Googlebot does not follow links in SVG XML-markup language on web pages.
What are Scalable Vector Graphics (SVG)?
SVG stands for Scalable Vector Graphics and is used to define vector based graphics on the web. SVG is written in an XML markup language and can be edited through a simple text editor. Scalable Vector Graphics do not lose any of their quality if a user zooms in or if the image is resized.
What are SVG links?
A SVG link is an <a xlink:href=””> XML element which is used to link to other URI/URL documents. I have given an example of how this code looks in the image below taken from Mozilla.
To a user, this type of link will act like a HTML <a href=””> link, but to Google these are not the same thing and, in fact, Google doesn’t even follow links in the XML markup.
Crawlers and SVG Links
The SEO team ran a routine SEO crawl on a staging site for a site migration project, using the Screaming Frog crawler. During our analysis we noticed that a number of top level category pages weren’t appearing in the crawl.
Further investigation showed that the pages did have links that a user could interact with by clicking on them, but the crawler wasn’t picking up the links (user agent was set to Googlebot), and so looked at the code instead.
To be 100% honest, our team had never seen a <a xlink: href=””> link before. A quick Google search revealed that it was a SVG XML-markup that was being used to link to important category pages.
Interestingly, the only mention of SVGs on Google’s Official Webmaster help pages is an old post which just says they index SVG documents – https://webmasters.googleblog.com/2010/08/google-now-indexes-svg.html.
The SVG links were a crawling issue rather than an indexing one, so I thought it best to ask the team at Screaming Frog if their crawler picked up SVG links. I got a quick response from Chris at Screaming Frog, who said that the developers at Screaming Frog would test to see if Googlebot does follow links in SVG markup.
Naturally, I asked if the guys at Screaming Frog would let me know about the outcome of their test. Within a few days they updated me with the results: their tests showed that Googlebot didn’t follow links in SVG markup.
We quickly asked the client and their developers to change these links to HTML <a href””> so that Google could pick them up and follow the links.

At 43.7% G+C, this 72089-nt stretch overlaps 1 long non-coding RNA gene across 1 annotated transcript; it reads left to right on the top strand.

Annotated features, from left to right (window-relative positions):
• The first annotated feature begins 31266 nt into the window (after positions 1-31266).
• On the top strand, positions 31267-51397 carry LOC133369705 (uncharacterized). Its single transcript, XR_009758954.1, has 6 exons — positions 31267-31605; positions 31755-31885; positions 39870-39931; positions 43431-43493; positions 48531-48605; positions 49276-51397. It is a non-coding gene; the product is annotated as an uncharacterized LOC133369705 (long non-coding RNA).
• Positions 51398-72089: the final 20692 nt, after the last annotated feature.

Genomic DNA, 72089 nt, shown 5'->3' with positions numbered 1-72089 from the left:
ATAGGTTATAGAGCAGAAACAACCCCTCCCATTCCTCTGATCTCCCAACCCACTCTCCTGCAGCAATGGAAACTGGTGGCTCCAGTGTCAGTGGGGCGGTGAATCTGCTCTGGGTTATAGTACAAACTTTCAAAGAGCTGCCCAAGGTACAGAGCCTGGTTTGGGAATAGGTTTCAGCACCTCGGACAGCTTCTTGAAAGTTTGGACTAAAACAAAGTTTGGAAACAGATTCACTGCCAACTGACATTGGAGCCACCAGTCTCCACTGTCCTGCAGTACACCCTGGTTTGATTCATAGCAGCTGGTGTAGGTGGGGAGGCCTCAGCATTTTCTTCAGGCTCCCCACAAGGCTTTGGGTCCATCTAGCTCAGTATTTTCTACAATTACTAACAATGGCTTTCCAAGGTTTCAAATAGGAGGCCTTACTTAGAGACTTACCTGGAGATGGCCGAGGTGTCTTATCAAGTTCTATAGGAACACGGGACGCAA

The guys at Screaming Frog also gave me some details about their test to share, if anybody fancies running the same test!
Big shout out to the guys at Screaming Frog for not only godlike customer support, but also for being so helpful!
Google Confirms that Googlebot doesn’t follow SVG links
Since asking politely seemed to be getting me answers, I approached John Muller, a Webmaster Trend Analyst at Google, who confirmed that Google doesn’t support links in SVG markup.
@Adoubleagent AFAIK we don’t support links in SVGs, so your tests are probably correct.
— John Mueller (@JohnMu) August 22, 2016
I asked if Google would support these in the future but didn’t get a response (to be fair, he is pretty busy). If I hear back from him, I’ll update this post.
SVG links and SEO
It is also worth noting that if pages are not linked to properly within the website architecture, this may impact on organic search performance.
Not only does Google use internal linking to help understand your website pages better through internal anchor text, but the number of internal links to a page can indicate how important it is. Internal links are also important as link power is passed down the site hierarchy, from the homepage all the way to deeper level pages.
If Google cannot see SVG links that users are clicking on, then pages like E, D and G in the image below won’t gain the SEO benefits from internal linking!
Don’t use SVG links
The bottom line is that you shouldn’t place links in SVG markup if you want Google to crawl, index and rank your content. Screaming Frog’s test and the confirmation from John Mueller is strong evidence for SEO consultants (in my opinion) to advise clients against this type of linking method.